Recently, some employers in California have turned to flexible work arrangements and unlimited paid vacation policies as a tool for recruiting and retaining employees. Before April 2020, however, no California court had addressed whether a nonaccrual, unlimited paid time-off policy was subject to Labor Code Section 227.3, thereby requiring an employer to pay out vested vacation time at the time of an employee’s discharge. Although the California Court of Appeal somewhat sidestepped the issue, its recent decision in McPherson v. EF Intercultural Foundation, Inc., No. B290868 (April 1, 2020), highlighted the potential exposure California employers may face when offering “unlimited” vacation policies that are not clearly communicated to employees. This decision is of particular interest to employers with “unlimited” vacation policies that may be facing substantial vacation payouts in light of terminations, layoffs, and furloughs caused by the COVID-19 pandemic.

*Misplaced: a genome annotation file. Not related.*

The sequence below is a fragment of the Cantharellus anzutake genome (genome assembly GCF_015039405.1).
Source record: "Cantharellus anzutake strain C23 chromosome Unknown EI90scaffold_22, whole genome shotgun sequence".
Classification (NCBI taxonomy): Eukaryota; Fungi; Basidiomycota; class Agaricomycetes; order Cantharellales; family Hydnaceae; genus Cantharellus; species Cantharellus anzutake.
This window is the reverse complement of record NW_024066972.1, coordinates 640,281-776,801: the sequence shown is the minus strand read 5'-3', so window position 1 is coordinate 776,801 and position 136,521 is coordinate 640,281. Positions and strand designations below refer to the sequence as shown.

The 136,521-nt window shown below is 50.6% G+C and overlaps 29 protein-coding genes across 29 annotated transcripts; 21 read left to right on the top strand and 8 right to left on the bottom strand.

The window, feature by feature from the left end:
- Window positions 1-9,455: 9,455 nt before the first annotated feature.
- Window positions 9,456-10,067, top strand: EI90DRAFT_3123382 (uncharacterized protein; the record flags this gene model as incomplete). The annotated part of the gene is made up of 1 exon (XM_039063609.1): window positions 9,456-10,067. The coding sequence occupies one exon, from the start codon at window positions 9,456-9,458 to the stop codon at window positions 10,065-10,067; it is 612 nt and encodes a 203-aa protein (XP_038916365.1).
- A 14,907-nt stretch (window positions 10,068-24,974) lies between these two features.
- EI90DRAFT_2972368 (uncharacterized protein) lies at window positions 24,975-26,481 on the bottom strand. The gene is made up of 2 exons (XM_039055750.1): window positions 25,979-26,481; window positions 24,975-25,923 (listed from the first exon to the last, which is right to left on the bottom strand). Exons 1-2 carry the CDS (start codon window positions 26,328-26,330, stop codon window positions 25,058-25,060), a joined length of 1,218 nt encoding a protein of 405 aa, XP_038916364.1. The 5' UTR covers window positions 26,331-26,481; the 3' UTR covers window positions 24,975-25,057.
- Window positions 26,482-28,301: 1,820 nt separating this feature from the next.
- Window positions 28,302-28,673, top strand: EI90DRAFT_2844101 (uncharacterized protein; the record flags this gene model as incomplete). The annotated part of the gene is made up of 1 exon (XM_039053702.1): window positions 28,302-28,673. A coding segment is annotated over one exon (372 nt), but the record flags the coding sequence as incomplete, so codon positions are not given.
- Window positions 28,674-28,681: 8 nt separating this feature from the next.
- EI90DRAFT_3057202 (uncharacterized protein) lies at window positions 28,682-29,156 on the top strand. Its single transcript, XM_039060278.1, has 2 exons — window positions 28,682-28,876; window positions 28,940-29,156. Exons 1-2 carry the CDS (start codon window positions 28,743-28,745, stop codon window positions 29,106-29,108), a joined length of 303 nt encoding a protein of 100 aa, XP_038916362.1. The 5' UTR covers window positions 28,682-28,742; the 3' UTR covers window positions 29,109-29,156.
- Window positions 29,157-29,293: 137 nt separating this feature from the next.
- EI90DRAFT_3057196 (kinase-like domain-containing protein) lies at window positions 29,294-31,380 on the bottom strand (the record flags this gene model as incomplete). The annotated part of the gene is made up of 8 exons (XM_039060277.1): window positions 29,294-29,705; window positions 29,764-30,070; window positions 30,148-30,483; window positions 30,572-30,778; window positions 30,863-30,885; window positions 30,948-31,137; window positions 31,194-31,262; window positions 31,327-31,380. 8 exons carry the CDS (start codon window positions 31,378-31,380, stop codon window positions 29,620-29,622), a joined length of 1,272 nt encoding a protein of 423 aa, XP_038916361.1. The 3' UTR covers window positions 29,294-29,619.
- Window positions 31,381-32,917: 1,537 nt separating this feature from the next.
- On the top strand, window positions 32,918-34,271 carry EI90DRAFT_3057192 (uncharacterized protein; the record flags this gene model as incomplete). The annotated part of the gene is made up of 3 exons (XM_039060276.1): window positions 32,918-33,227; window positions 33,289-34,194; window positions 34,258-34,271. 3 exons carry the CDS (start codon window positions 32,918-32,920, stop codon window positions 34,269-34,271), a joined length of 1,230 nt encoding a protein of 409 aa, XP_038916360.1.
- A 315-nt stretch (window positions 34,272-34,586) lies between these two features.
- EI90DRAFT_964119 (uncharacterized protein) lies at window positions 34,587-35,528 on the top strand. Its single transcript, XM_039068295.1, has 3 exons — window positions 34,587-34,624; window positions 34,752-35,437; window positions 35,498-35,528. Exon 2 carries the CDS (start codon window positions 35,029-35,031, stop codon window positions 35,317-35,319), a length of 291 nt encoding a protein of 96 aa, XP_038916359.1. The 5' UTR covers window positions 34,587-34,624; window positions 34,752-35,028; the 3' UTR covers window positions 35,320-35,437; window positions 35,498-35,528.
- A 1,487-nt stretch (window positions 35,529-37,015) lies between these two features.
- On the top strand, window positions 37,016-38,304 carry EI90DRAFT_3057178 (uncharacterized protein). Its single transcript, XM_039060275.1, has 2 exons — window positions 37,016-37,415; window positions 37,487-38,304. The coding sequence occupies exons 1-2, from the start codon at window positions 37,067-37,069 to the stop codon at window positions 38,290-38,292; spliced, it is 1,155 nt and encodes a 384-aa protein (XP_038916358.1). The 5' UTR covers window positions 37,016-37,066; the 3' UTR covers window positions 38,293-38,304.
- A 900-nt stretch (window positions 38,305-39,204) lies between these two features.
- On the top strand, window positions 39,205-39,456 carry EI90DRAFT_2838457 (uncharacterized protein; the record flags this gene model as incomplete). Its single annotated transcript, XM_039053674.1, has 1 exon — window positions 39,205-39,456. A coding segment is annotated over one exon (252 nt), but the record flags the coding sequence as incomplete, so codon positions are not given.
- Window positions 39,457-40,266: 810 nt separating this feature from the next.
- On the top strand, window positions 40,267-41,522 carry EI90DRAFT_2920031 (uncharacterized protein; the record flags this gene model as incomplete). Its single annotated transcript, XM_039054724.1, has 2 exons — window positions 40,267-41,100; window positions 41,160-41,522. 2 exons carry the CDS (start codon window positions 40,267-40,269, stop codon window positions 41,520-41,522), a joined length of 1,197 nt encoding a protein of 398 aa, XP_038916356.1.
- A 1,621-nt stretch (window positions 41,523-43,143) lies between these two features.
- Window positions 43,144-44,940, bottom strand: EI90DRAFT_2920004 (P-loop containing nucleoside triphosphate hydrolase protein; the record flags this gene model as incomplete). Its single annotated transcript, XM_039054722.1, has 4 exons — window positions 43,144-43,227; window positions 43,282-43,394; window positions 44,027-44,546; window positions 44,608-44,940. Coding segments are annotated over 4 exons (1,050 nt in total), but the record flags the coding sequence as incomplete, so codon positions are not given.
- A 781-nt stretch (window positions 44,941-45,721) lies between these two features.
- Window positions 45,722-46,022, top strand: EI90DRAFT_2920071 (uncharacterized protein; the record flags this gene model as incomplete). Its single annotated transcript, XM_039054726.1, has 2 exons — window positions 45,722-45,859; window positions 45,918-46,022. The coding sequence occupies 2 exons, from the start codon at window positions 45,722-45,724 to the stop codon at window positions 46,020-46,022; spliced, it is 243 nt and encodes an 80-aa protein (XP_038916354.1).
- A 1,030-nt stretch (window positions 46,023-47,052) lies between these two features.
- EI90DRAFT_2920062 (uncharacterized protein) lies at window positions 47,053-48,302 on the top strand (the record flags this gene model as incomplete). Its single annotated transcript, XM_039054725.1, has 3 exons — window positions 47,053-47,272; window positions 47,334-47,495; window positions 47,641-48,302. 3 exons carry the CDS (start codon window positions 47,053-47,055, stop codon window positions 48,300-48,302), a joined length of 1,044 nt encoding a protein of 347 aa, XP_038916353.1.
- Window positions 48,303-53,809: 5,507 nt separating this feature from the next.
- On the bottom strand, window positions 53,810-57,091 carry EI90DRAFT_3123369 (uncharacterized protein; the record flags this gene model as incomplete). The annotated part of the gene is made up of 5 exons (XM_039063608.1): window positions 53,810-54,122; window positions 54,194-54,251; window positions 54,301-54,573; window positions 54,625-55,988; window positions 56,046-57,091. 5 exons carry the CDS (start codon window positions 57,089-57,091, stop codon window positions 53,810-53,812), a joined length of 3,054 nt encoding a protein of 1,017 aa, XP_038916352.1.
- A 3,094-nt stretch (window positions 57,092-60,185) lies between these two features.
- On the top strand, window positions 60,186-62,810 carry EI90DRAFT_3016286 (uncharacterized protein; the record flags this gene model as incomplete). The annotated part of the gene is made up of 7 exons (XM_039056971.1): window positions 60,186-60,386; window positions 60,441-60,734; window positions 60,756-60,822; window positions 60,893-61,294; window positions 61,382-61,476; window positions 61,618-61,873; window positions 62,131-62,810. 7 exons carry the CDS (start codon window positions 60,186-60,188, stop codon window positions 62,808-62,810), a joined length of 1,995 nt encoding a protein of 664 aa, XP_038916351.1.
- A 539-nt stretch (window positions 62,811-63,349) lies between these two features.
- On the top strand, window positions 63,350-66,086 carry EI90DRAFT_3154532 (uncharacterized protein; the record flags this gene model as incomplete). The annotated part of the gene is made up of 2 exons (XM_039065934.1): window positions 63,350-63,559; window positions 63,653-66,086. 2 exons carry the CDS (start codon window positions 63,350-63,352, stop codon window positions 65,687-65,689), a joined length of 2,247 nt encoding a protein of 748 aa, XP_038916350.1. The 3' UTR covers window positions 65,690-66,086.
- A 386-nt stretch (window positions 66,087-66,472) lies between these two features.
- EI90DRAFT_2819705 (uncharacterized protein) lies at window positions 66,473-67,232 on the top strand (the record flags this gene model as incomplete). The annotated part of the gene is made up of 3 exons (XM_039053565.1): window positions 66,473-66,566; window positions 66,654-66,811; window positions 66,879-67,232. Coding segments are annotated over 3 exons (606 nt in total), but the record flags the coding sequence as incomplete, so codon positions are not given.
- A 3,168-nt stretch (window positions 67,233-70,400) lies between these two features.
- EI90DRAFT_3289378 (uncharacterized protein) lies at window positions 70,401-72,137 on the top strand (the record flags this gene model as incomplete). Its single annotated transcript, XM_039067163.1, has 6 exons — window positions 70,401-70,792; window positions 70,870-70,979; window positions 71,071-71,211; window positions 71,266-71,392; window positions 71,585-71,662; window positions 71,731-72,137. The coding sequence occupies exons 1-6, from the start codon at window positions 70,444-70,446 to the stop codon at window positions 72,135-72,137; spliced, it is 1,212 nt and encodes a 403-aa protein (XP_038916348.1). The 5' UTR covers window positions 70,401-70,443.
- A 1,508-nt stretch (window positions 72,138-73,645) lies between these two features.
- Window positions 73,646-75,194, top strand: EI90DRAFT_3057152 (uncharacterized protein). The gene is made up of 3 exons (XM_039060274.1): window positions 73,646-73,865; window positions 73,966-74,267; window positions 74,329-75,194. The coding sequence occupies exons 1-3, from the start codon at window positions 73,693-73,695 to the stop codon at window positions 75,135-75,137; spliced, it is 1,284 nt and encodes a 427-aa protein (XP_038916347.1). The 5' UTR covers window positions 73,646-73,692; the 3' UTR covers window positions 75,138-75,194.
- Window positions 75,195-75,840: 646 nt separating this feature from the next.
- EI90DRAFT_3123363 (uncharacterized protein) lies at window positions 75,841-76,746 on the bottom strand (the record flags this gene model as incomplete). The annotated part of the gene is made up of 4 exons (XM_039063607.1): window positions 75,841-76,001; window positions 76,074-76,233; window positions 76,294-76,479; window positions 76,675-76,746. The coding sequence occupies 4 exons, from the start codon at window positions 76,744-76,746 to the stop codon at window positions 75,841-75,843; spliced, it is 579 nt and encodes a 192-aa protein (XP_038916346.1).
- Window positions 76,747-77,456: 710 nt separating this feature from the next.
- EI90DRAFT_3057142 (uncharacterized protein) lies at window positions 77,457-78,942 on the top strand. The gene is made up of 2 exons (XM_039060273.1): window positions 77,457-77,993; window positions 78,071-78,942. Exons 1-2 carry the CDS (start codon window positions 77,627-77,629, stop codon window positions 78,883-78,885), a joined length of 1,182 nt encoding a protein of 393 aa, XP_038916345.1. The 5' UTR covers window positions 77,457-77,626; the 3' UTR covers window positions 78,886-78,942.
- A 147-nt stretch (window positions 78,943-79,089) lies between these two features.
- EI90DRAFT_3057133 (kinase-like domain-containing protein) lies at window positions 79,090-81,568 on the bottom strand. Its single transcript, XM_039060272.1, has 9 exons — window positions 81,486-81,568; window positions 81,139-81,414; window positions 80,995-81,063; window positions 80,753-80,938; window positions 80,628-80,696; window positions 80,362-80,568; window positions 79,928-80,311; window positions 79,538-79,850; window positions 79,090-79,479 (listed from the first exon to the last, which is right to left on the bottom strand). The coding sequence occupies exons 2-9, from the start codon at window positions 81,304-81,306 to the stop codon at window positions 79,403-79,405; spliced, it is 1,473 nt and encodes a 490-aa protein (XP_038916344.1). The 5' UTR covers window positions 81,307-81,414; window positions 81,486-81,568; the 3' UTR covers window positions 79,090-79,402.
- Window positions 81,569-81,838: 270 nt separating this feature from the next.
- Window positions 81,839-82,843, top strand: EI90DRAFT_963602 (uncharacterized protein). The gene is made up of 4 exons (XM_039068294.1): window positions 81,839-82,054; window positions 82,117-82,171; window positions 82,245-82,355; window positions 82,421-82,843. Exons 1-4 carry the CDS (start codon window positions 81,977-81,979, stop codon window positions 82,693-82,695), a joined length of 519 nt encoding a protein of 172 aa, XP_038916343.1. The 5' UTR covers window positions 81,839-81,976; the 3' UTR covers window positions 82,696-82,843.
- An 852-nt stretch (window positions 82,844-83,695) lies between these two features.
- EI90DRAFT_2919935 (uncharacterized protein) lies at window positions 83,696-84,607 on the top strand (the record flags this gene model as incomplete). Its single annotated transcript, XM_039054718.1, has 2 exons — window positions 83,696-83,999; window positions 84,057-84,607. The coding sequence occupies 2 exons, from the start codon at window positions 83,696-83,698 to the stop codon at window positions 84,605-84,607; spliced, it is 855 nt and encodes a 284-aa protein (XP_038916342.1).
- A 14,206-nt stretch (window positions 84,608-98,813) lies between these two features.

The Coronavirus Act (CA) 2020 was enacted on March 25, 2020, and introduces a new statutory emergency volunteering leave (EVL) to support the National Health Service (NHS) and social care authorities.
On April 3, 2020, the State of New York enacted a long-expected statewide paid sick leave law that will impact all private employers in New York. The law’s leave accrual provisions take effect September 30, 2020; however, employers are not required to provide sick leave to any employee until January 1, 2021.
The Los Angeles City Council recently passed an ordinance providing supplemental paid sick leave to employees affected by COVID-19 who were employed “with the same Employer from February 3, 2020 through March 4, 2020.” Los Angeles mayor Eric Garcetti had until April 7, 2020, to sign the ordinance adding Article 5-72HH to Chapter XX of the Los Angeles Municipal Code. Instead, on April 7, Mayor Garcetti signed an emergency COVID-19 Supplemental Paid Sick Leave order with significant modifications to the council’s version of the sick leave ordinance in order to balance the potential burdens on businesses.